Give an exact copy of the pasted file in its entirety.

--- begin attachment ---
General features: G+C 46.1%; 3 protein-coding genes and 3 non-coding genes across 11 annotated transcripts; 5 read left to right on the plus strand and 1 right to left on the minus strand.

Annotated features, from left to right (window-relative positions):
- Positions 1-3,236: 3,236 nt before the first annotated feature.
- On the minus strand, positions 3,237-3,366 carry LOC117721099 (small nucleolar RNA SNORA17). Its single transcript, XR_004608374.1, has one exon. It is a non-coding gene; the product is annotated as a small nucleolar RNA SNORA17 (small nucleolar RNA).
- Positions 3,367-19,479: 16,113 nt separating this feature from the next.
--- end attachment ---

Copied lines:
General features: G+C 46.1%; 3 protein-coding genes and 3 non-coding genes across 11 annotated transcripts; 5 read left to right on the plus strand and 1 right to left on the minus strand.

Annotated features, from left to right (window-relative positions):
- Positions 1-3,236: 3,236 nt before the first annotated feature.
- On the minus strand, positions 3,237-3,366 carry LOC117721099 (small nucleolar RNA SNORA17). Its single transcript, XR_004608374.1, has one exon. It is a non-coding gene; the product is annotated as a small nucleolar RNA SNORA17 (small nucleolar RNA).
- Positions 3,367-19,479: 16,113 nt separating this feature from the next.